Thank you for your posting. However I must remind you that Thad Stevens told his story of the gunshot wounds to Sep Bonner BEFORE the discovery of the wreck in 1985. He later re related his story for a Halifax newspaper in 1985 when the discovery was made. Please tell me, why would a man who was obviously there have an reason to make up such a sensationalistic story prior to the wreck's discovery when very few people had ANY interest in Titanic at all? As well, the surviving relations of Stevens remember him relating the SAME INFORMATION even before Sep Bonner became his neighbour. Why? The man had no reason to lie. And, finally, please explain to me why NUMEROUS period 1912 newspaper accounts of the sinking mention 3rd class survivors stating that they had seen the use of handguns by officers against their own numbers? The eveidence of gunpaly and even fatal shootings is simply too great to be ignored.Many people claimed to have seen it as it happened and obviously an undertaker who was actually THERE and onsite both saw and heard things which support this claim. I should mention that a Brandon Manitoba newspaper printed shortly after the return of Mackay Bennett contains the mention that shortly after Mackay Bennett's return to port with the victims aboard, one of the crew members of the Mackay Bennett told reporters that the bodies they had found were "in good condition and with no gunshots on any"... NO GUNSHOTS! What is this!?! If I hear of a shipwreck, the first thing I think of is death by drowning, and, perhaps death by exposure. I DO NOT think of death by firearm. The question remains, why did any one else? As for officer(s) commiting suicide with pistols; I recall that many years ago I told Ken Marschall about my research into Thad Stevens and the shootings. He then went on and mentioned my research to Don Lynch. He got back to me and told me that Don was not convinced there were shooting on Titanic. How ironic then that Don became historian to Cameron's "Titanic" and that the same movie clearly shows two passengers being shot by an officer. If Don really did not believe any of the gunplay against passengers was possible, why did it make it into the film? In closing, I find it hard to believe that in the final hour of the sinking order was kept and mayhem did not rule on the decks of Titanic. Let's be logical. It was probably sheer Hell. Countless terrified passengers, many of whom did not speak English, an inexperienced crew who had not even had a lifeboat drill, and senior officers issued sidearms by the Master at Arms. A better recipe for disater and mayhem I have never seen. Kind Regards, Steve Santini.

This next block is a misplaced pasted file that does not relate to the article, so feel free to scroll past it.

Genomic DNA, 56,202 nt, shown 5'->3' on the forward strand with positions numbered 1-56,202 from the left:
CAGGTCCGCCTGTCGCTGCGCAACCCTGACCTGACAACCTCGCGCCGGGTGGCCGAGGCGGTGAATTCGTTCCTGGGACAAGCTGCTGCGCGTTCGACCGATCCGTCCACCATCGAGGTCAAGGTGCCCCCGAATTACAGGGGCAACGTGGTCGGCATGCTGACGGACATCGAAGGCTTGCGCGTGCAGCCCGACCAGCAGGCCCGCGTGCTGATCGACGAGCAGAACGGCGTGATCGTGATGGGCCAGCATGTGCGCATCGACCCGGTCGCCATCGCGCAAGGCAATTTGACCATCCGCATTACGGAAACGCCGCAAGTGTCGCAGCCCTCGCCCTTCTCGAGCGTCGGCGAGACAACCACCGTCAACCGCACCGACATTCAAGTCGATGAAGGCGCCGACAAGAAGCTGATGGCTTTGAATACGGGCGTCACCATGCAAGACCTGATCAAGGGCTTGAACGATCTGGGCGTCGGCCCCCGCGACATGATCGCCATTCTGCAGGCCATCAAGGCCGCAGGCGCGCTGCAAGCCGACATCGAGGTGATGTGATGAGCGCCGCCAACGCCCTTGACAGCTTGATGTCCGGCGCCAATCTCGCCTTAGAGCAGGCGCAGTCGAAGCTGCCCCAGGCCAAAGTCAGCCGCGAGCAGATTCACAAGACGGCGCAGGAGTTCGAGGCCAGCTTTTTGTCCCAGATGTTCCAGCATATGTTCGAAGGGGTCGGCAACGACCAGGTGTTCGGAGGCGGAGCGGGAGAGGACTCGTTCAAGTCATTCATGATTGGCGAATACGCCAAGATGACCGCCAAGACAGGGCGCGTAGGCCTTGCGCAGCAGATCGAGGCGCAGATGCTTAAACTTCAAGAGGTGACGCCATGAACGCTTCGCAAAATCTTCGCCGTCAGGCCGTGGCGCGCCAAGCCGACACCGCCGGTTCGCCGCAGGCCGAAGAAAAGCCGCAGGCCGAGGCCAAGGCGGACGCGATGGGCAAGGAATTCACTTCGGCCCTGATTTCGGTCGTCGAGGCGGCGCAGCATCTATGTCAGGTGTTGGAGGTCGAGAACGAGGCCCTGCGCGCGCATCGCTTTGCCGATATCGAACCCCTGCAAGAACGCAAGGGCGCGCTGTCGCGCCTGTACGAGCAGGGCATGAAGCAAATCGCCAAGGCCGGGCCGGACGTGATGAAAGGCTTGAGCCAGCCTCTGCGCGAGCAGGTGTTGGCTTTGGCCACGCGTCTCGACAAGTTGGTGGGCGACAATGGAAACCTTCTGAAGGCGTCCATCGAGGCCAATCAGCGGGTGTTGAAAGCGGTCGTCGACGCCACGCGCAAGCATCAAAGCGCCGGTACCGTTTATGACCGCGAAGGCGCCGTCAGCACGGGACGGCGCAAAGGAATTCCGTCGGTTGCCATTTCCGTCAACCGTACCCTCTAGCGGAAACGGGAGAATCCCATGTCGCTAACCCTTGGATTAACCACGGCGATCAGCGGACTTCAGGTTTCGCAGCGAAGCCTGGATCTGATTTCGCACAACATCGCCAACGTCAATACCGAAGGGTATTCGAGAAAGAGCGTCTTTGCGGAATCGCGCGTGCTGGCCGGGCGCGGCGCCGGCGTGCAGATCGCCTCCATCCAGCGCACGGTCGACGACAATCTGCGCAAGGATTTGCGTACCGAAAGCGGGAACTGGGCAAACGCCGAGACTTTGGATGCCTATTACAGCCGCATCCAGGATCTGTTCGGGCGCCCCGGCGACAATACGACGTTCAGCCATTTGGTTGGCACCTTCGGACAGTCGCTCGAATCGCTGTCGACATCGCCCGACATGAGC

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Tracey McIntire

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Thanks for the link, Michael. I'm not much of an on-line shopper so that's why I've probably missed it. With all of this great discussion going on it really is a must-read for me now!

Sincerely,
Tracey McIntire
 
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Jason Bidwell

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Steve-

Why would Theodore Goldin invent a story that he was Custer's next-to-last messenger?